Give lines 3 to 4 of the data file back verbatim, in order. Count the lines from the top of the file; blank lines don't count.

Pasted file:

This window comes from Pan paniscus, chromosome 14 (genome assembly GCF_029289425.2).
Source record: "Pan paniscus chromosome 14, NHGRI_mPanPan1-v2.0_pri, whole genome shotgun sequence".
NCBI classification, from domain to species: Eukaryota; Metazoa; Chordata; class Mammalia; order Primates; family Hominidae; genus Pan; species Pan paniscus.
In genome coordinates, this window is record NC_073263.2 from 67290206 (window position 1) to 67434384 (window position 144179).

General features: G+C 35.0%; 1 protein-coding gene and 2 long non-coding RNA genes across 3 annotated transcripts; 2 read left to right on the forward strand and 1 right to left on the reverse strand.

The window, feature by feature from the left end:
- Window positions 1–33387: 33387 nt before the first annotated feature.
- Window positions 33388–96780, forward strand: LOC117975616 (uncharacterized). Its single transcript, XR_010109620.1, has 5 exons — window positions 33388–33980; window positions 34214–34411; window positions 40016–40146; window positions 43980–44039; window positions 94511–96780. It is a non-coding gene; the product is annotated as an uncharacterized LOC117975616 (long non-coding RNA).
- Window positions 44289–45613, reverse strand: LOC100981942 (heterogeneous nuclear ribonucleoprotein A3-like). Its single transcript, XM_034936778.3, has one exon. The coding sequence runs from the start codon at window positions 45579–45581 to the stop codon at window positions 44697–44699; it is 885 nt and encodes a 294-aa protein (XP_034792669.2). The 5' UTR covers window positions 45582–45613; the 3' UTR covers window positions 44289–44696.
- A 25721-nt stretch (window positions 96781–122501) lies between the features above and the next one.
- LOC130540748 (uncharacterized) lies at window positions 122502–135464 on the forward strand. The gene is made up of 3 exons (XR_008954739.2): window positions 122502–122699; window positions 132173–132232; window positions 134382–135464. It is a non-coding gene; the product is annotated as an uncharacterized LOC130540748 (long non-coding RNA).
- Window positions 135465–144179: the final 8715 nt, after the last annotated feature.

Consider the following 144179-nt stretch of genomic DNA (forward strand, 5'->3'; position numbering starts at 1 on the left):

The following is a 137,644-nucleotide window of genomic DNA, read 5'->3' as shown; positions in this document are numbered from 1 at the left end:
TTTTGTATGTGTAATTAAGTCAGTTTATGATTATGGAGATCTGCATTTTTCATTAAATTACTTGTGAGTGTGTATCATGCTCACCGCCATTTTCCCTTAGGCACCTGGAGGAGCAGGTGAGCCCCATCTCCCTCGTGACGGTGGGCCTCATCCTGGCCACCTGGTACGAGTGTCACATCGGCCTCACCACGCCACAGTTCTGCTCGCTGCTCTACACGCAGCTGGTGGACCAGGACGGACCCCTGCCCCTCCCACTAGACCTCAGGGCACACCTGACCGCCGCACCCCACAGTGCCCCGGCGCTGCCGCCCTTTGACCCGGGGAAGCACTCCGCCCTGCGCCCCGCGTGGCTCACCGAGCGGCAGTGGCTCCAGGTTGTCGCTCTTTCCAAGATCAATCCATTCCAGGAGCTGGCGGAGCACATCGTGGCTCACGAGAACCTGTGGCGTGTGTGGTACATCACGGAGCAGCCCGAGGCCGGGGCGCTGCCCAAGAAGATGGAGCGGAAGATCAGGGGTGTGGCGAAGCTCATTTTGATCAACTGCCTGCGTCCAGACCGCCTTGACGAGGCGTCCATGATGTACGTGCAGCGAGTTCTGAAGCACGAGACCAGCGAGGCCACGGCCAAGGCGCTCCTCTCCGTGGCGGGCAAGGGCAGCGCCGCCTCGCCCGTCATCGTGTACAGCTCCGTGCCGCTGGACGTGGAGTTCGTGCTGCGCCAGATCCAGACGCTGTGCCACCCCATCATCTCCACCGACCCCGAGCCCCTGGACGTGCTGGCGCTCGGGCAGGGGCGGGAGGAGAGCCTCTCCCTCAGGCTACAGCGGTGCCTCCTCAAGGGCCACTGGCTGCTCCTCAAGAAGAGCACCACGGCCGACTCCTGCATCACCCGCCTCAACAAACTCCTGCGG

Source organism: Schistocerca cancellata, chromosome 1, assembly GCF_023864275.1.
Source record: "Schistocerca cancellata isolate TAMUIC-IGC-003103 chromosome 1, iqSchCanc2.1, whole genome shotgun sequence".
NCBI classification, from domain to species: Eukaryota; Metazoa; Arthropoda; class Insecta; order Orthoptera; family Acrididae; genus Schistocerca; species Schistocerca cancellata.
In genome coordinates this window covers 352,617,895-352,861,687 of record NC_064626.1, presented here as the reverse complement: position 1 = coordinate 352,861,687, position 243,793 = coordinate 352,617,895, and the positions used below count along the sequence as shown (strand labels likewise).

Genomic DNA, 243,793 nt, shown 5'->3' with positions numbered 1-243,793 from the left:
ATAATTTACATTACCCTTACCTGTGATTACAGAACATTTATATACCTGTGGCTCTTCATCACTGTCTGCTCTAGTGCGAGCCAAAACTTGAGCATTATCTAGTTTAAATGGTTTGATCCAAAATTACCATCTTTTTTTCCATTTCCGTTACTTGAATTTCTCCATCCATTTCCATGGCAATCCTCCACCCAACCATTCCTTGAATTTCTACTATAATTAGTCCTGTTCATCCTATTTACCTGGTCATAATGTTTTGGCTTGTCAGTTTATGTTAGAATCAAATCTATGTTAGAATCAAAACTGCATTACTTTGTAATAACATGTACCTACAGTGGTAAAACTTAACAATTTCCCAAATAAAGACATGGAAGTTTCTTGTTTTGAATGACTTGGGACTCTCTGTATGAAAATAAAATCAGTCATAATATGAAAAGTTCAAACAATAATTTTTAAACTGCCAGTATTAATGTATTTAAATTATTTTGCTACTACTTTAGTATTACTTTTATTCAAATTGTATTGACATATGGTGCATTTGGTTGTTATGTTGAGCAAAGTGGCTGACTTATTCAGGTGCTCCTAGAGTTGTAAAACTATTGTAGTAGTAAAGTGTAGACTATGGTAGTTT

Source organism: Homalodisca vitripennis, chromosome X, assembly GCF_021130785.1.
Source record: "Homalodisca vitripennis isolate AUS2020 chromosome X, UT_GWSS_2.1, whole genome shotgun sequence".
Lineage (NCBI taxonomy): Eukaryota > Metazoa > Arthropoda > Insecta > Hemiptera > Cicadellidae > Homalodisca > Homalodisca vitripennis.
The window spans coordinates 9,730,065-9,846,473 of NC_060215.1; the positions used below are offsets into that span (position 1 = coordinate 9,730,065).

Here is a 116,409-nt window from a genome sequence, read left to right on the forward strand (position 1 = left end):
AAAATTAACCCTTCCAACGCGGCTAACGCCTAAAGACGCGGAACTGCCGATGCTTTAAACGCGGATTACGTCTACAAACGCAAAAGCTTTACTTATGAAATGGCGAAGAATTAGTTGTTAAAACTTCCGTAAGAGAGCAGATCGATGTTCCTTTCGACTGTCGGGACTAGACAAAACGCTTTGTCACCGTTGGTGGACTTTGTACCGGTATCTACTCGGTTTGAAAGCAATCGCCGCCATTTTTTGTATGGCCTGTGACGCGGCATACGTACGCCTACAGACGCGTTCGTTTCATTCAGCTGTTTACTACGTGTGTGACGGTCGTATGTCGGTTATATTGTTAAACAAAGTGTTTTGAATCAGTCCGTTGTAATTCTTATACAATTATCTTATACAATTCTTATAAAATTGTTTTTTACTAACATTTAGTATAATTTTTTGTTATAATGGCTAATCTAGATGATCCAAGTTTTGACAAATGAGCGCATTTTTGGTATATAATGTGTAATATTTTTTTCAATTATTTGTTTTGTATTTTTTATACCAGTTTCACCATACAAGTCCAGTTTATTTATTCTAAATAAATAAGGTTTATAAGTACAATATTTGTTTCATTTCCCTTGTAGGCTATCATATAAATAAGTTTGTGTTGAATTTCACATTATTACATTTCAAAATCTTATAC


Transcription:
NCBI classification, from domain to species: Eukaryota; Metazoa; Chordata; class Mammalia; order Primates; family Hominidae; genus Pan; species Pan paniscus.
In genome coordinates, this window is record NC_073263.2 from 67290206 (window position 1) to 67434384 (window position 144179).